Jews and Italians-- We Share More than just Guilt

I love Italy.  I love the people, the food, the culture.  When I was in Florence 3 years ago, I felt as if  I was home.  I must have Italian blood in me (I even shared my famous marinara sauce with you which is at the end of this post).  Is it possible that this Jewish girl has some genetic thread to the Italians?  The more I thought about it, the more intrigued I became.  Italians and Jews are pretty similar; except, of course, for the whole Jesus thing. Let’s face it, not only are our cultures alike; we even look similar—even Hollywood thinks so.  Italian actors playing Jewish parts and Jewish actors playing Italian roles; I have to stop and think –Jew, not a Jew?  But the similarities do not stop there. Both our cultures talk with our hands, we both love food, especially fattening food.  In fact, if we listen very carefully while eating we can actually hear our arteries clog.  Italians and Jews love food so much that  our family gatherings not only feed our guests but the surrounding communities.  The last similarity I want to mention is that both of our cultures are the best at giving and receiving guilt whether we deserve it or not.  Hmm, maybe that explains why I know so many Jewish and Italian people in therapy.

I decided to do some research on this. There are some Jewish Italians living in Italy; however, the number is very small. Italy’s population in 2010 was around 60,000,000 and only about 28,000 are Jewish (Jewish Virtual Library).   Recently, genetic studies were conducted and showed that Jews around the world share a very strong genetic similarity.  This was not surprising to me.  What I found astonishing is that of all the European countries, the non-Jewish Italians living in Italy had the closest genetic tie to the Jews.  One likely reason this occurred was because of the Inquisition when many Jews were forced to leave Italy or convert to Christianity.

This may explain why I love to cook authentic Italian food.  In honor of those Italians with some shared DNA with me, I will share with you my favorite marinara sauce (the sauce I mentioned in my Butternut Squash Risotto post) which I use on spaghetti squash if I want a vegetarian meal or I braise my braciole in it if I want meat.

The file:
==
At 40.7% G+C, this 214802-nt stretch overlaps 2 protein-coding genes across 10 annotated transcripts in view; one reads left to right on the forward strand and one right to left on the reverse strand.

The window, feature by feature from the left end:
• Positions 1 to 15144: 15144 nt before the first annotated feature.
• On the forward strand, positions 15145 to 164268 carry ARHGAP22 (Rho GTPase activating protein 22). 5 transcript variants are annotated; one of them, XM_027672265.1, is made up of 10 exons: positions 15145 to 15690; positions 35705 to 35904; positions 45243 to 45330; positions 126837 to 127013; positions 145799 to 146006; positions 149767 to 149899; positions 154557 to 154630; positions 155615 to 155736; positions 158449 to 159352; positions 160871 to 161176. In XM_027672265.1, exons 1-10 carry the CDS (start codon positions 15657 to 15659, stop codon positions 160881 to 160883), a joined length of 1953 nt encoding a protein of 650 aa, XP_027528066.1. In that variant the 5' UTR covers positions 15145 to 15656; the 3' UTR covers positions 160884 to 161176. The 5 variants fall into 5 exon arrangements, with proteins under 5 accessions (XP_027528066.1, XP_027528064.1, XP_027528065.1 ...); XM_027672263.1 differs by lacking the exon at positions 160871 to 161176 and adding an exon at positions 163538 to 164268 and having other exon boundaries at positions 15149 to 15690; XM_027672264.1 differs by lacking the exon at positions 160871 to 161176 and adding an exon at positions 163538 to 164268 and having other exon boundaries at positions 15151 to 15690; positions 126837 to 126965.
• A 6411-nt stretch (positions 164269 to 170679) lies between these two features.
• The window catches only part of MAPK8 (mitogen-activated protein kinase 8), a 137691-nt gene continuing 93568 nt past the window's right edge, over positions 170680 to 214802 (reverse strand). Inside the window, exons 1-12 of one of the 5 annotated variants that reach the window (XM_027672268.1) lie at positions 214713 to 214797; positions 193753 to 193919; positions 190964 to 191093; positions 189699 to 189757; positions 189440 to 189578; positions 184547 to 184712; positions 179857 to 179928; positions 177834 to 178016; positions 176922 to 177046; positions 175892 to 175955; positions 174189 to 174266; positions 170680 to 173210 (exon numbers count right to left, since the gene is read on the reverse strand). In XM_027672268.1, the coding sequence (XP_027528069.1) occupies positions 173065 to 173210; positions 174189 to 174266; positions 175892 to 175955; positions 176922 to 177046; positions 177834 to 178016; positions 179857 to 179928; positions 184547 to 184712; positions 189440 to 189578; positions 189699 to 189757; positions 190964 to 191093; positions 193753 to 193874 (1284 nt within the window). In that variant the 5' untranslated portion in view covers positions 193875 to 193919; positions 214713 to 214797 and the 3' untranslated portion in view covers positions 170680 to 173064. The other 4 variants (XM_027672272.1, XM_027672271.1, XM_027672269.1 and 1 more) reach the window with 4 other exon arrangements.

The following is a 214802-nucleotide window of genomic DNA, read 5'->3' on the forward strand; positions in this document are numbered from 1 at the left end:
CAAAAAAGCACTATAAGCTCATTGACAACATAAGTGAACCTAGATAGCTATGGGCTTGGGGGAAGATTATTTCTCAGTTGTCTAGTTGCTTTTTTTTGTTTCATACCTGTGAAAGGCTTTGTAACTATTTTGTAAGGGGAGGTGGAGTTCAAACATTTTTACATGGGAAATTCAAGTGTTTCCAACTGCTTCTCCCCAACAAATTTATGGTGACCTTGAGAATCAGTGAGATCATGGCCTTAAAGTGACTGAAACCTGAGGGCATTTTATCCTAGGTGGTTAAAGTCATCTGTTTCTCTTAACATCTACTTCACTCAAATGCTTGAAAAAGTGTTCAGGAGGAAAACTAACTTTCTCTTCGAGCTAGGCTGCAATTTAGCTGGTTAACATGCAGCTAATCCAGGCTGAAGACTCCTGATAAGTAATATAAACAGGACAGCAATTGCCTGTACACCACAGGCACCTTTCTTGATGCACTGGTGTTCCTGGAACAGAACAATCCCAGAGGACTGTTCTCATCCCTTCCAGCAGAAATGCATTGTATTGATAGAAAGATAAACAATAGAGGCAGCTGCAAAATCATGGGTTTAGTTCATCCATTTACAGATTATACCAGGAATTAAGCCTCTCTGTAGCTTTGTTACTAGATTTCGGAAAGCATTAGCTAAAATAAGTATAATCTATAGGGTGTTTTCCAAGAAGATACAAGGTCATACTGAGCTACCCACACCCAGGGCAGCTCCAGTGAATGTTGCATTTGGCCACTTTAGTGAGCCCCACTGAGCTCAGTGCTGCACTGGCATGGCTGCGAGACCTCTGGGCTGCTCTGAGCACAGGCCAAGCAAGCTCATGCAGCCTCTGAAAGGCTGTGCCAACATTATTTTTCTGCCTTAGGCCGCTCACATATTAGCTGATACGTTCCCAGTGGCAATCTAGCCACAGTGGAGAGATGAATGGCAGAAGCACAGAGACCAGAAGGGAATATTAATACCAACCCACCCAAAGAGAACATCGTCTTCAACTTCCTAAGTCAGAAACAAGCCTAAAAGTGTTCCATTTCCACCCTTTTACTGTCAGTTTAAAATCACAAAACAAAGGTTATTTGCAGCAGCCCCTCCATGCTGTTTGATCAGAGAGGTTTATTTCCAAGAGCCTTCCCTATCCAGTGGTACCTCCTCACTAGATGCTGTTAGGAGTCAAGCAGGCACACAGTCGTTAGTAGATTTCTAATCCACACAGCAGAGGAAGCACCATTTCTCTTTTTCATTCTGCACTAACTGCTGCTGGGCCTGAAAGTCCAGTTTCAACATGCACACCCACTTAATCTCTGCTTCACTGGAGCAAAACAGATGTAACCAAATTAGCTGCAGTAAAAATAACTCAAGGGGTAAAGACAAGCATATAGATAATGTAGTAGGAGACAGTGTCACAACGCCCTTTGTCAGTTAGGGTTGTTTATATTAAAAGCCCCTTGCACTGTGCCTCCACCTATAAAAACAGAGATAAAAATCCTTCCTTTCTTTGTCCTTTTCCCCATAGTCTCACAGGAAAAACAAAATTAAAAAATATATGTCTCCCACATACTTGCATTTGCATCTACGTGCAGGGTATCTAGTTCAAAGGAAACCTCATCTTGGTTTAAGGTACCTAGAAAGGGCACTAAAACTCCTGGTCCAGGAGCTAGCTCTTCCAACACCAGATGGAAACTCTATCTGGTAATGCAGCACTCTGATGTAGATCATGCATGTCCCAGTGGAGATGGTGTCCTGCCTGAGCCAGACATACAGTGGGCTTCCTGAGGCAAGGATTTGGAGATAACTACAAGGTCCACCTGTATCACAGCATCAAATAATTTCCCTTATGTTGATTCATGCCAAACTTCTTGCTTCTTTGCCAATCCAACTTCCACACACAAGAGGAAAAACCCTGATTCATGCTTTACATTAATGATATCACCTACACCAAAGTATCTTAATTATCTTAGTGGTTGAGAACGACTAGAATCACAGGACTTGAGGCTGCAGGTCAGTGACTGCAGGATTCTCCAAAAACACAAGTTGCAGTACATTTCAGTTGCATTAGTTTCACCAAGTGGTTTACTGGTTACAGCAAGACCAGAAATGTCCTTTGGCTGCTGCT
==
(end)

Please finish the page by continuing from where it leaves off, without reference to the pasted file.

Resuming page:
It is not difficult to make, but it does need to simmer for a bit.  Enjoy!

Marinara Sauce

Marinara Sauce

1/3 cup extra-virgin olive oil

1 large onion,  chopped

2-3 garlic cloves, chopped

2 stalks celery, chopped

2 carrots, peeled and chopped

1 TBS fresh basil, chopped

1/2 teaspoon sea salt

1/2 teaspoon freshly ground black pepper

2 (28-ounce) cans crushed tomatoes (Use a good quality one)

1 cup of a good dry red wine

2 dried bay leaves

In a large pot, heat the oil over a medium-high flame. Sauté the onions and garlic until the onions are translucent, about 7 to 10 minutes.  Add the celery, carrots, salt and pepper.  Sauté until all the vegetables are soft, about 7 to 10 minutes. Add the red wine and cook for a minute.  Now add the tomatoes and bay leaves, stir, and simmer uncovered over low heat until the sauce thickens, about 90 minutes. Remove and discard the bay leaf. Taste and add more salt and/or pepper, to taste.

I like a smooth sauce so I puree it in my blender or you can use an immersion blender too.

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  • I love this! Have to share with my husband.
    I'm 100% Italian and he's a nice Jewish boy :)
    p.s. I only use San Marzano tomatoes. Makes a huge difference

  • In reply to Fern Ronay:

    Thank you! I too use San Marzano tomatoes. I get mine at Mariano's although maybe Whole Foods has them too.

  • Bella...from one Italians to another

  • In reply to Jack Spatafora:

    Thank you Jack!

  • Not to mention Enrico Fermi, Primo Levi, and George Costanza.

    Does Sarah Silverman look Italian? I guess.

    In any event, I once went to an Italian place (reportedly now closed), and, since the Frugal Pedophile Gourmet recommended it, asked for braciole. After a couple of times of the waitress saying "I don't understand," I pointed to the menu, to which she said "brashool," to which I said, "I'm not Italian."

    Finally, your genetic theory would hold up better if most Jews looked like Penelope Cruz, which they don't.

  • Abe Vigoda supports this post.

  • Nancy,
    You would be surprised to know that 40-50% of people in Calabria were Jewish and forced into Christian conversion. Go to youtube and type in secret jews of Calabria and you will hear the whole story. I agree that we sure are similar and a dna test may just prove it. Love your recipe.

  • In reply to ItalJew:

    Thank you so much! I definitely will look at the youtube, thanks for sharing that with me.

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    I am a nurse practitioner who not only treats patients, but has had chronic illnesses including cancer so I understand how frustrating medicine can be. But through all this, I have never lost my sense of humor and my ability to make people laugh. I love to cook, and since becoming gluten-free a year ago, I have recipes for everyone's tastes whether it be healthy, decadent, vegetarian, or gluten-free. My philosophy is all about health, food, laughter and life!

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